when I hate long-distance
This morning all I feel is the ache of distance.
I wake up to it in the bed with me, this familiar stranger of being apart from the person I love. I hear the fan blowing the already-fall wind across the room, rustling the papers I haven’t put away. I look around with a wide-eyed wild hope that maybe I’m back where he is, or where he is is downstairs with a Sharpie pen and a journal and a prayer book and his Bible, and when I walk down the stairs he’ll smile up at me from behind his glasses in the way that I have traced over and over, an inked tattoo in my heart of that first look, that realization of how he must see me, how maybe I must be beautiful because he has that look on his face.
The ache walks me in and out of Starbucks, through my trouble choosing music in the car, in my half-hearted greeting to God at the right turn by the brick house I used to love. The ache is somewhere in my ribcage, but it moves. The ache is somewhere behind my heart, and it anchors.
I wrote once that it is beautiful. Our selves, strong in our breathing, in our standing, can soften our hearts and our eyes past the miles. We still find each other. We still sit down, unwrap our days to the quiet hum of our computer fans.
And it is agonizing.
And it is peaceful.
And it is terrible.
I hear the words of others about how the distance is good, how it builds something good, how the time is something to be cherished. I hold a paper plate in the lobby and stare at her blankly, feel my feet on the stones in the floor, tell myself that I should soften my heart. But for all the words about how distance stretches and grows us, I want the words for how it also aches in places you didn’t know you had, how I close my eyes at my desk and I think about him and I think about me and I see the miles that move between us, and the ache lives somewhere behind my heart.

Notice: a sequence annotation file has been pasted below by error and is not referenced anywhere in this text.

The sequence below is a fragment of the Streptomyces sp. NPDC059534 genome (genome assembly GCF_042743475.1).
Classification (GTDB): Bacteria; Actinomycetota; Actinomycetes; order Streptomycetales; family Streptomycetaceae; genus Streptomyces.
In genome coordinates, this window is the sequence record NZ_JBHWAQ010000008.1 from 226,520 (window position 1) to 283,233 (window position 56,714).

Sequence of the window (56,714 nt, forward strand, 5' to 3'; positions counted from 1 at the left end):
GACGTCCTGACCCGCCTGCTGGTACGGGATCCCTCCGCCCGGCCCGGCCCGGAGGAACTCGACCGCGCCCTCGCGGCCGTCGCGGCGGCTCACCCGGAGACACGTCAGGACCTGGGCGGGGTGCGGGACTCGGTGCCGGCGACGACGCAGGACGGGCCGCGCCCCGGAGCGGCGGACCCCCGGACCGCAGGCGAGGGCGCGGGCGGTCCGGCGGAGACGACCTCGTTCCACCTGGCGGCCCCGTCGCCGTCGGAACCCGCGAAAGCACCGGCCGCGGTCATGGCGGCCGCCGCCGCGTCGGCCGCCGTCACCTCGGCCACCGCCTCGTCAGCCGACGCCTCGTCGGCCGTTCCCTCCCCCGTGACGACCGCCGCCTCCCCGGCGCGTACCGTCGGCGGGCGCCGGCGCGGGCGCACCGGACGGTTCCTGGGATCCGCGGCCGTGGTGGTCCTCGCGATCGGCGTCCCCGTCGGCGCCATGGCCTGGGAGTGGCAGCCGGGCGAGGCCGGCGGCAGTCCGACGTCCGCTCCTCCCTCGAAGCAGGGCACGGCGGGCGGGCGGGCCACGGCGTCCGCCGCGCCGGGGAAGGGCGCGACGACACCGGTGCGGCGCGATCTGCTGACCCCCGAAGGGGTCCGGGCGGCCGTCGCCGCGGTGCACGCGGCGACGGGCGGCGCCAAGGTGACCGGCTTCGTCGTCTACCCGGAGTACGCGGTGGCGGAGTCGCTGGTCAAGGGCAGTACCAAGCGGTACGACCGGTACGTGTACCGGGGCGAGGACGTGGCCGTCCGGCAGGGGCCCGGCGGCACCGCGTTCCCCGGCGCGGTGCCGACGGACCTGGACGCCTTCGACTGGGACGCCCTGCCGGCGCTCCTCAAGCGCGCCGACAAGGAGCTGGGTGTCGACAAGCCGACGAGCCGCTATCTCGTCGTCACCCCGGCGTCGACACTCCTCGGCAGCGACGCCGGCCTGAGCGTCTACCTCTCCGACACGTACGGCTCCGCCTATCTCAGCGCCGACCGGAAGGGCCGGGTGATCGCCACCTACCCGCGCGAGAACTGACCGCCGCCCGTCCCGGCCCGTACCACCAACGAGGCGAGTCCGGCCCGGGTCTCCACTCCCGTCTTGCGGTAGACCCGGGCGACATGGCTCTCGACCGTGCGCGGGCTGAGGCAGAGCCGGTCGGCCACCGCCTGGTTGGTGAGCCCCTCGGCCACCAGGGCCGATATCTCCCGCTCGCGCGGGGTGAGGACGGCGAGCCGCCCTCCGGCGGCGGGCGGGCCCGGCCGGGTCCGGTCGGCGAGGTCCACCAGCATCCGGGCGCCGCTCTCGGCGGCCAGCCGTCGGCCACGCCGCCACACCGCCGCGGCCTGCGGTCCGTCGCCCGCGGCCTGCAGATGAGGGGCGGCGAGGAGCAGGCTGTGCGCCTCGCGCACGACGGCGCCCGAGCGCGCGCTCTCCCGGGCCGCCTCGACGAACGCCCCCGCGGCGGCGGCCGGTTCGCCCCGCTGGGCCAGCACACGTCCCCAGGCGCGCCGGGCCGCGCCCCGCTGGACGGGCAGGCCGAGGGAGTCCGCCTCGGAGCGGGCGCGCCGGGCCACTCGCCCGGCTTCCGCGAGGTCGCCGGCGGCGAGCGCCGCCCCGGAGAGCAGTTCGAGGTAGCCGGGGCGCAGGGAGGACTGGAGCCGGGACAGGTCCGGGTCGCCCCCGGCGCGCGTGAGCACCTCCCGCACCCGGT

I don’t want the words that the time will go by fast, that it will move, that this will be something that I miss and wish I could get back. I don’t want the words that all this purposes together for good (oh, I know it does, I say that to myself), but maybe I want the words that just know it is an anchored ache behind the heart, and that it is so much better to be near to each other, that the laundry on Saturday days, that the order Chinese and eat it on the porch watching Netflix days, that the days when you walk through a field in a sundress holding hands days, that those days are so good and lovely that the ache is part of how you know how good it is.
But it is a hard way to know that. And it would be better, will be better, just to be in the field together.
What was the poem?
Your absence has gone through me
like thread through a needle.
Everything I do is stitched with its color.
– “Separation,” W.S. Merwin
The anchored ache behind my heart.
It will be better to be together.